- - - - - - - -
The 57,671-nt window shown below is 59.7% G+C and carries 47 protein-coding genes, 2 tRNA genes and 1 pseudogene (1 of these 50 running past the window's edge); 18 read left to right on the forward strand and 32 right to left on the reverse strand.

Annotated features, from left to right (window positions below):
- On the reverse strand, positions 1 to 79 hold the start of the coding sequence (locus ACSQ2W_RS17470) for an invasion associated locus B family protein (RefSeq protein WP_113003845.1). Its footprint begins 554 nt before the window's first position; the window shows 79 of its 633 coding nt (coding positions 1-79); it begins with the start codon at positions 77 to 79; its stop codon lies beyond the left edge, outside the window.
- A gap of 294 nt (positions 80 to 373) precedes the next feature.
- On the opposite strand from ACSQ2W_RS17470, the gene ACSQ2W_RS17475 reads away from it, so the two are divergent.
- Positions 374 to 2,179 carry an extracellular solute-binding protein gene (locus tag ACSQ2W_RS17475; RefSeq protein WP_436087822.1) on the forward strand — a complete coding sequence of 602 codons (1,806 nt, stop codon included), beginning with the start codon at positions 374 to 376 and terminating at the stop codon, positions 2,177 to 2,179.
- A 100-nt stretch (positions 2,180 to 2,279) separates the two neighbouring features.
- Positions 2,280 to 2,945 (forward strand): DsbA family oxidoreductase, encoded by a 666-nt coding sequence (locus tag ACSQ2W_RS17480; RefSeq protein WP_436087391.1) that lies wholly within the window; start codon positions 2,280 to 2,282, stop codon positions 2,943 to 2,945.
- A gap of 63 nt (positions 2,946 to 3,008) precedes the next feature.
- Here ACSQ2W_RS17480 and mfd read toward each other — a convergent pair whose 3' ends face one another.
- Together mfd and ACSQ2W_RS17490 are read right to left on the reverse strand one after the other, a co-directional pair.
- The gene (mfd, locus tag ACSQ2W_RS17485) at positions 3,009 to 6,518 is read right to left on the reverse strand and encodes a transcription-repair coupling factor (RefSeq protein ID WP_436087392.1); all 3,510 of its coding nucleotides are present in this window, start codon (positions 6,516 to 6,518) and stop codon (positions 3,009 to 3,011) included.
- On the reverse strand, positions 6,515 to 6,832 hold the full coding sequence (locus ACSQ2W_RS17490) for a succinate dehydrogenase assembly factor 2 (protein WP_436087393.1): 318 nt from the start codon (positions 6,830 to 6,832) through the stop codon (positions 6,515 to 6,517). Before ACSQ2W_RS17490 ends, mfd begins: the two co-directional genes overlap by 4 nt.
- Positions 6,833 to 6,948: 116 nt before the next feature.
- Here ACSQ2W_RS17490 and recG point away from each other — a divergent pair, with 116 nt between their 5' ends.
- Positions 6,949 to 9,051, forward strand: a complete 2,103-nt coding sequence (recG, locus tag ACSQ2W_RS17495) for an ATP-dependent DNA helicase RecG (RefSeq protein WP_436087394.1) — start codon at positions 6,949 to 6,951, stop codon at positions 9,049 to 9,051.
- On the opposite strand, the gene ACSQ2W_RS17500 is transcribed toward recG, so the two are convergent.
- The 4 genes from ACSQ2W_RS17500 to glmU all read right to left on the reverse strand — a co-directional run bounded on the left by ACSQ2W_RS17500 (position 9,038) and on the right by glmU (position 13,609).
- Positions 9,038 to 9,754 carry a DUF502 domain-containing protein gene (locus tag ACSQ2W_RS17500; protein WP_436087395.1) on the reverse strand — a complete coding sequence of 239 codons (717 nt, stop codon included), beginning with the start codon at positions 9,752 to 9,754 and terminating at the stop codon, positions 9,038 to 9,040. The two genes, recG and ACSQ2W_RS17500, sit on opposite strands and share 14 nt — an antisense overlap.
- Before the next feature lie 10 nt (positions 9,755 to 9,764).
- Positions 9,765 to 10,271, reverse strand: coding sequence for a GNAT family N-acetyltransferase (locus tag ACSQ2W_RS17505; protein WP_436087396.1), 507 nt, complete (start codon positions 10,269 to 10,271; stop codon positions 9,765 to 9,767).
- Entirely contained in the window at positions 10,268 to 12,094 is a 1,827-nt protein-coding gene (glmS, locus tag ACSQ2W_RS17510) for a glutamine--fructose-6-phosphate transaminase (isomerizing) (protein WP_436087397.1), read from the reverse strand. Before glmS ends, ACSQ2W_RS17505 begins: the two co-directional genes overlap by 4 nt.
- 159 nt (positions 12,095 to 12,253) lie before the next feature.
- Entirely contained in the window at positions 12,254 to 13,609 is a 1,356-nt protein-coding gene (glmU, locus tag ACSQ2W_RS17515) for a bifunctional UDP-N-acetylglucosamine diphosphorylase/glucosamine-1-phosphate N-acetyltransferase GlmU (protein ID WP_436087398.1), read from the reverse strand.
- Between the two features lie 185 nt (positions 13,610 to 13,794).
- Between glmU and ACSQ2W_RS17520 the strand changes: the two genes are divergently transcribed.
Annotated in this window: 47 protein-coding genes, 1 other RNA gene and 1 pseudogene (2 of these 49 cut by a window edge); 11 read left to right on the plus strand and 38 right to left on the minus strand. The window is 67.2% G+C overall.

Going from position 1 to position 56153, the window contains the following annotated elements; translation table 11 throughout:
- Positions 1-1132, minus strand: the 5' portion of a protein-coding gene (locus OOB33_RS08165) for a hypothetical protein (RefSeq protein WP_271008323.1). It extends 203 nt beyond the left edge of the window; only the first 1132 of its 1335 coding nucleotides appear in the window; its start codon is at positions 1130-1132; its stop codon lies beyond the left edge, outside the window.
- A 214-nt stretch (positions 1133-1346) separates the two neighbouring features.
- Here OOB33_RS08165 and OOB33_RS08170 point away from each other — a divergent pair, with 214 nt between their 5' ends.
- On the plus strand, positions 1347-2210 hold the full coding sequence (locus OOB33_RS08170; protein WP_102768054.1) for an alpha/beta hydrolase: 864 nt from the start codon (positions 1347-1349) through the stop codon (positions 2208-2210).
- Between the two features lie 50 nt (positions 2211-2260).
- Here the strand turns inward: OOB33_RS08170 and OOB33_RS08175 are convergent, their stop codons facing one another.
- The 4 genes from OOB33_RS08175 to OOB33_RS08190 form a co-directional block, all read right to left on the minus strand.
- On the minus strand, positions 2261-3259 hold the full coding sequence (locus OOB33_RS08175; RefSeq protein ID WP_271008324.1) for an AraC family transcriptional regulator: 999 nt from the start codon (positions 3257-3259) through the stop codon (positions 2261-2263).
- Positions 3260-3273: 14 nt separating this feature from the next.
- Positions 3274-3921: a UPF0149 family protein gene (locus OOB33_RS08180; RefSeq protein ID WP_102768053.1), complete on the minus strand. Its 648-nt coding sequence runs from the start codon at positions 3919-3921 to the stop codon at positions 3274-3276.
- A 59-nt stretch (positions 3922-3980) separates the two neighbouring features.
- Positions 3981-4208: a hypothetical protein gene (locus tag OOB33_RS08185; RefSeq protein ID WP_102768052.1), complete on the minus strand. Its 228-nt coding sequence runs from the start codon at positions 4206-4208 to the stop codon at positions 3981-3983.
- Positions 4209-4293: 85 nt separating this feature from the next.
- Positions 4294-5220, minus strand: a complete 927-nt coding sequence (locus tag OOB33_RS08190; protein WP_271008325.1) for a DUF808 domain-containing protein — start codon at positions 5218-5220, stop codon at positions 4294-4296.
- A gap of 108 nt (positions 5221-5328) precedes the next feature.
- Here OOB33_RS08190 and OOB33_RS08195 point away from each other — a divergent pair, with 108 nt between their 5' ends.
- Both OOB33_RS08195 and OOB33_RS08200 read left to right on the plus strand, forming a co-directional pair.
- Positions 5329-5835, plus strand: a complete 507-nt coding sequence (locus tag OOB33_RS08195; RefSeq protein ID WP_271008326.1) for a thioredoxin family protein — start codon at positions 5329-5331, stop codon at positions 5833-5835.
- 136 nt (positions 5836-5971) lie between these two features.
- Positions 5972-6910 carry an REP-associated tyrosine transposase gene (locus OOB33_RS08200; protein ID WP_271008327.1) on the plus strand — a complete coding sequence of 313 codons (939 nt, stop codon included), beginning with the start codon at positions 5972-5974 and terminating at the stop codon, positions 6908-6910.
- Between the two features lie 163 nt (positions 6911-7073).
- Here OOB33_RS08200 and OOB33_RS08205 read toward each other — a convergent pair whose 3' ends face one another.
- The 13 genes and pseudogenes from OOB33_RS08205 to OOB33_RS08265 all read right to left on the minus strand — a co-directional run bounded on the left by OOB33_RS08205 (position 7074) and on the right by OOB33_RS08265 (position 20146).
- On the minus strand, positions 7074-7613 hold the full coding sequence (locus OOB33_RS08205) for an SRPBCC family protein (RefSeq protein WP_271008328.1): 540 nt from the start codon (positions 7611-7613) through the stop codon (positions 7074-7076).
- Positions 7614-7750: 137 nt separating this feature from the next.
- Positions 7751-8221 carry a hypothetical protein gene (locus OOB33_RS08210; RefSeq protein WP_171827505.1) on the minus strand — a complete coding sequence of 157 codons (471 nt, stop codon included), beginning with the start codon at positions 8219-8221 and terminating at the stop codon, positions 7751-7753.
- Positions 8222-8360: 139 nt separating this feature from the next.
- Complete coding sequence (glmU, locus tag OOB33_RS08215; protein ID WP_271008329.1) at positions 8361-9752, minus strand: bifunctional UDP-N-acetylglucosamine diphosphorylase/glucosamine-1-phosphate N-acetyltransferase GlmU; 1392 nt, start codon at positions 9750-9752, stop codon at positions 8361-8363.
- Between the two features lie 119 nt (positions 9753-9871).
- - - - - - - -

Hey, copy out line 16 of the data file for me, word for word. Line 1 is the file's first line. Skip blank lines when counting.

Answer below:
- Positions 6,949 to 9,051, forward strand: a complete 2,103-nt coding sequence (recG, locus tag ACSQ2W_RS17495) for an ATP-dependent DNA helicase RecG (RefSeq protein WP_436087394.1) — start codon at positions 6,949 to 6,951, stop codon at positions 9,049 to 9,051.